Westmeath County Council told to remove restrictions on wind farms

County development plan imposed setback distance of 10 times turbine height

Minister of State for Planning Jan O'Sullivan has used her powers to direct Westmeath County Council to remove restrictions on wind farm developments in its county development plan, which was adopted in January.

Under the plan, wind farm developers would have been required to implement a setback distance for new turbines from houses of 10 times the overall height of the turbine – or 1.85km in the case of a 185m turbine.

In letter to the council, the Minister of State described this measure as being “significantly inconsistent with . . . national targets for the generation of energy from renewable sources” and called on the council to review it. She claimed that the councillors did not “take sufficient account” of her department’s wind energy guidelines, which set a minimum distance of 500m between a turbine and a house – a figure repeated in draft revised guidelines.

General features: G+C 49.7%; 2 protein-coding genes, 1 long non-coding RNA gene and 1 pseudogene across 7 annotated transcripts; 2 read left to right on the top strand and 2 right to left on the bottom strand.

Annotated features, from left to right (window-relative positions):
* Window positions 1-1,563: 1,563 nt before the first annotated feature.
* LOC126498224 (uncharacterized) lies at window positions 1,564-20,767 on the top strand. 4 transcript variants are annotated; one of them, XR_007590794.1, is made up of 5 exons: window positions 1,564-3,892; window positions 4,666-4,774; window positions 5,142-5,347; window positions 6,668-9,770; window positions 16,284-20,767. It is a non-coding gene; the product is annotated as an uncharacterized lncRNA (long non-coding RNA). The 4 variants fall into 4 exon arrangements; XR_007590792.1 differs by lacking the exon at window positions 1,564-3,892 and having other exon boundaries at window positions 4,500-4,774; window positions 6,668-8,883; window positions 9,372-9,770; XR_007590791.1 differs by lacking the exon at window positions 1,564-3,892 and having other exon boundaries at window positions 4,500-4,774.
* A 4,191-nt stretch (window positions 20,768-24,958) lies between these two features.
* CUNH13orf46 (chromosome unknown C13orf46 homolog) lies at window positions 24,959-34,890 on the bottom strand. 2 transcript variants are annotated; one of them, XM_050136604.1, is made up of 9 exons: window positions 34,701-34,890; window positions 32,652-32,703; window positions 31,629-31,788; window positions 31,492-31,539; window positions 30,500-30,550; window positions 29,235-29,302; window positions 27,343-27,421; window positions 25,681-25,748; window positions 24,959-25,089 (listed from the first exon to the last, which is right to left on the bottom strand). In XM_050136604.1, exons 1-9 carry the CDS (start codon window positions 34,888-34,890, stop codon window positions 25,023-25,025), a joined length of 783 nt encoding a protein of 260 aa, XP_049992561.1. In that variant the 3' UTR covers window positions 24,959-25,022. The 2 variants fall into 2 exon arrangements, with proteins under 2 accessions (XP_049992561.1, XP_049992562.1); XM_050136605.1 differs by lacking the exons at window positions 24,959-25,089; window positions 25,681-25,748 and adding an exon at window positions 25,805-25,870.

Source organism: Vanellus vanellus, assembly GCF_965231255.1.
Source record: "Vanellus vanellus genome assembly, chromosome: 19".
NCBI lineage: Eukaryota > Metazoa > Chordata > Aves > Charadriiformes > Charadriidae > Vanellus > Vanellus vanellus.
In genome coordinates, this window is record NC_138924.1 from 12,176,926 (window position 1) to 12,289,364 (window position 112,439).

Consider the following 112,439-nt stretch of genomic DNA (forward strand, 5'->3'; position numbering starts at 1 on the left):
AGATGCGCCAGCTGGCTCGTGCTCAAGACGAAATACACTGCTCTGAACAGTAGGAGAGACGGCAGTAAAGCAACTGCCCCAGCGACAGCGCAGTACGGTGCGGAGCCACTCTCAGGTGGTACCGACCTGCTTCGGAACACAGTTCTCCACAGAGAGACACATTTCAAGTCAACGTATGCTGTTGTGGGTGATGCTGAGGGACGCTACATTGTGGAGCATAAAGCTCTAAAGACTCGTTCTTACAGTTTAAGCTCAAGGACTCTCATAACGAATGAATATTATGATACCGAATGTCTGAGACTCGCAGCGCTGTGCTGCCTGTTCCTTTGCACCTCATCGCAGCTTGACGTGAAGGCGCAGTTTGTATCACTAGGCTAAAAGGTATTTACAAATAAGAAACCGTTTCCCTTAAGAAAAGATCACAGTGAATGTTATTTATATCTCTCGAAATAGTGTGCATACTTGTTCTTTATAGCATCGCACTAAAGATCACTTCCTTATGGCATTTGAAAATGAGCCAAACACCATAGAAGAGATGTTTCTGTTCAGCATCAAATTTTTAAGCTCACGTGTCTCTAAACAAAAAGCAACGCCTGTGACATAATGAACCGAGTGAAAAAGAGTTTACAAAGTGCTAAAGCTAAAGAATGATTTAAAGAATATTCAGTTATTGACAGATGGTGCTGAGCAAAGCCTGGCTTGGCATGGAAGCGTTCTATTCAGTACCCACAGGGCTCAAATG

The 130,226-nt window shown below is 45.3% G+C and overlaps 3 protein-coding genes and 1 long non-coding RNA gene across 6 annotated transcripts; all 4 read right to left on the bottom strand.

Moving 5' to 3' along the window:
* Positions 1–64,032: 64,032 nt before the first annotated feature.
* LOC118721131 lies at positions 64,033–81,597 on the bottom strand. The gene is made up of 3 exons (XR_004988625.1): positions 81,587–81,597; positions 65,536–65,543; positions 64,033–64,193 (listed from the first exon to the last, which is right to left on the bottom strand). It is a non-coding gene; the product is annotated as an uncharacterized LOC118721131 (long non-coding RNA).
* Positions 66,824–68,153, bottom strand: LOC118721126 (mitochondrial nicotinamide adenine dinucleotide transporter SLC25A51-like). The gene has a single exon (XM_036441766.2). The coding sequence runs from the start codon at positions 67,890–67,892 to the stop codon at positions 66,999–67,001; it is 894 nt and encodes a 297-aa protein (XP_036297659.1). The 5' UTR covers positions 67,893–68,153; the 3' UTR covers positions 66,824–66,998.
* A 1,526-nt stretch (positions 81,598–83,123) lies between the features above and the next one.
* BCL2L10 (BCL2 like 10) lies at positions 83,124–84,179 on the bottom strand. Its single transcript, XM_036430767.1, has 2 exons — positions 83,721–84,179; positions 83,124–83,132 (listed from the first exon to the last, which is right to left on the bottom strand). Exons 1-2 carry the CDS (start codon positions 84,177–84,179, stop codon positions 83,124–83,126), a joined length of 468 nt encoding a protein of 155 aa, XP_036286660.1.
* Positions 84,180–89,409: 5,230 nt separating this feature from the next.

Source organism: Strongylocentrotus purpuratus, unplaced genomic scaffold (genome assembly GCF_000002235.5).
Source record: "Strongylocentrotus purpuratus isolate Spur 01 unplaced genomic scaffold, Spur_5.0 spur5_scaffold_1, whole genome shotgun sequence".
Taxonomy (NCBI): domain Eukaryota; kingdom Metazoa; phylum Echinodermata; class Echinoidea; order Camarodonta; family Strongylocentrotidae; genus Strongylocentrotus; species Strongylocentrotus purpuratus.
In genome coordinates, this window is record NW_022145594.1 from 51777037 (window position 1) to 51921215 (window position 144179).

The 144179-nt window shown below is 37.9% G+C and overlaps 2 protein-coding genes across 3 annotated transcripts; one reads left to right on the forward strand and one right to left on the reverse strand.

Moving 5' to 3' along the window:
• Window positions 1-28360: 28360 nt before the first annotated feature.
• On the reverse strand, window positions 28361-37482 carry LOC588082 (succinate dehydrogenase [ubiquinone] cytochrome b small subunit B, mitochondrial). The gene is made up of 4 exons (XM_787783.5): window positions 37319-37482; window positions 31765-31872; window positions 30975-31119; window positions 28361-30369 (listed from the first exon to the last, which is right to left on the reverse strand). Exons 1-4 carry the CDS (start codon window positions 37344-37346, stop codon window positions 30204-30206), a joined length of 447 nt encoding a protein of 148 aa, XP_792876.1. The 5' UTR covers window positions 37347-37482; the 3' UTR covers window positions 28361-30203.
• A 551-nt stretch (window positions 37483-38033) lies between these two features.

Objectors to wind energy developments in the midlands have expressed “absolute dismay” over Ms O’Sullivan’s intervention, saying the separation distance was required to protect public health from noise and “shadow flicker”.


In letters to the council, they said the measure had been adopted after much consultation with communities, councillors and the Westmeath county planners, with some 2,500 submissions supporting the restrictions. These were “overwhelmingly in support of protecting community health”, the objectors said, adding that the ministerial intervention “interferes with democracy, and the decisions made by our elected representatives”.

Under Westmeath’s county plan, as adopted, areas deemed suitable for wind farm developments are identified – particularly cutaway bogs – and other locations subject to the setback of 10 times the overall turbine height.

The objectors note that German guidelines for wind energy prescribe a mandatory setback of 1.6km from homes in "pure residential areas, which is the equivalent of Irish rural areas", according to them, while Denmark pays compensation.

“It is internationally accepted that industrial wind turbines devalue property prices in the vicinity of wind farms,” the objectors said.

Frank McDonald

Frank McDonald

Frank McDonald, a contributor to The Irish Times, is the newspaper's former environment editor